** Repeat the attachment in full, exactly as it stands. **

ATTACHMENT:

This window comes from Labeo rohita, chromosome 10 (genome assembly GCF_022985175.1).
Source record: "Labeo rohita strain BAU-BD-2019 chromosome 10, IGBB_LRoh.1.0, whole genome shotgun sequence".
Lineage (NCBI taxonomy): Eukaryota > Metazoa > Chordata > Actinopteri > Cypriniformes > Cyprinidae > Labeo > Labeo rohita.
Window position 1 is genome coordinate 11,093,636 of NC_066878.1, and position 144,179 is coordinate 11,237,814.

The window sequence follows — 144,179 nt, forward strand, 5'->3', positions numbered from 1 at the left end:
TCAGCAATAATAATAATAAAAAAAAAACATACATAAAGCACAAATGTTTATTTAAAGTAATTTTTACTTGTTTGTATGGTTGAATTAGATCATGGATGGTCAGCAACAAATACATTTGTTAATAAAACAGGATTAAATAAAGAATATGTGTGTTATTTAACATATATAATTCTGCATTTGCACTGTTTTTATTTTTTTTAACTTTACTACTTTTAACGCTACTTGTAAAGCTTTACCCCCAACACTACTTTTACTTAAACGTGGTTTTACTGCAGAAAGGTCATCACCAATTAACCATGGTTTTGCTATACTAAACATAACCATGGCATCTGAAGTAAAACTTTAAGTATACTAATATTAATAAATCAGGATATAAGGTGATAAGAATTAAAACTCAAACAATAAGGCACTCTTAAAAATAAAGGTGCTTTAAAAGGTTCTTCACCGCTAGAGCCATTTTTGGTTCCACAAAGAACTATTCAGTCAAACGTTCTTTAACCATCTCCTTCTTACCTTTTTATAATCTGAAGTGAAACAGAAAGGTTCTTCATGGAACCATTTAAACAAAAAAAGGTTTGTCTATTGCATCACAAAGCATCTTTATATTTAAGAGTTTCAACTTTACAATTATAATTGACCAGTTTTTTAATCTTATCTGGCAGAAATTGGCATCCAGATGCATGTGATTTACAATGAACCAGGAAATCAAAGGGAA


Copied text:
This window comes from Labeo rohita, chromosome 10 (genome assembly GCF_022985175.1).
Source record: "Labeo rohita strain BAU-BD-2019 chromosome 10, IGBB_LRoh.1.0, whole genome shotgun sequence".
Lineage (NCBI taxonomy): Eukaryota > Metazoa > Chordata > Actinopteri > Cypriniformes > Cyprinidae > Labeo > Labeo rohita.
Window position 1 is genome coordinate 11,093,636 of NC_066878.1, and position 144,179 is coordinate 11,237,814.

The window sequence follows — 144,179 nt, forward strand, 5'->3', positions numbered from 1 at the left end:
TCAGCAATAATAATAATAAAAAAAAAACATACATAAAGCACAAATGTTTATTTAAAGTAATTTTTACTTGTTTGTATGGTTGAATTAGATCATGGATGGTCAGCAACAAATACATTTGTTAATAAAACAGGATTAAATAAAGAATATGTGTGTTATTTAACATATATAATTCTGCATTTGCACTGTTTTTATTTTTTTTAACTTTACTACTTTTAACGCTACTTGTAAAGCTTTACCCCCAACACTACTTTTACTTAAACGTGGTTTTACTGCAGAAAGGTCATCACCAATTAACCATGGTTTTGCTATACTAAACATAACCATGGCATCTGAAGTAAAACTTTAAGTATACTAATATTAATAAATCAGGATATAAGGTGATAAGAATTAAAACTCAAACAATAAGGCACTCTTAAAAATAAAGGTGCTTTAAAAGGTTCTTCACCGCTAGAGCCATTTTTGGTTCCACAAAGAACTATTCAGTCAAACGTTCTTTAACCATCTCCTTCTTACCTTTTTATAATCTGAAGTGAAACAGAAAGGTTCTTCATGGAACCATTTAAACAAAAAAAGGTTTGTCTATTGCATCACAAAGCATCTTTATATTTAAGAGTTTCAACTTTACAATTATAATTGACCAGTTTTTTAATCTTATCTGGCAGAAATTGGCATCCAGATGCATGTGATTTACAATGAACCAGGAAATCAAAGGGAA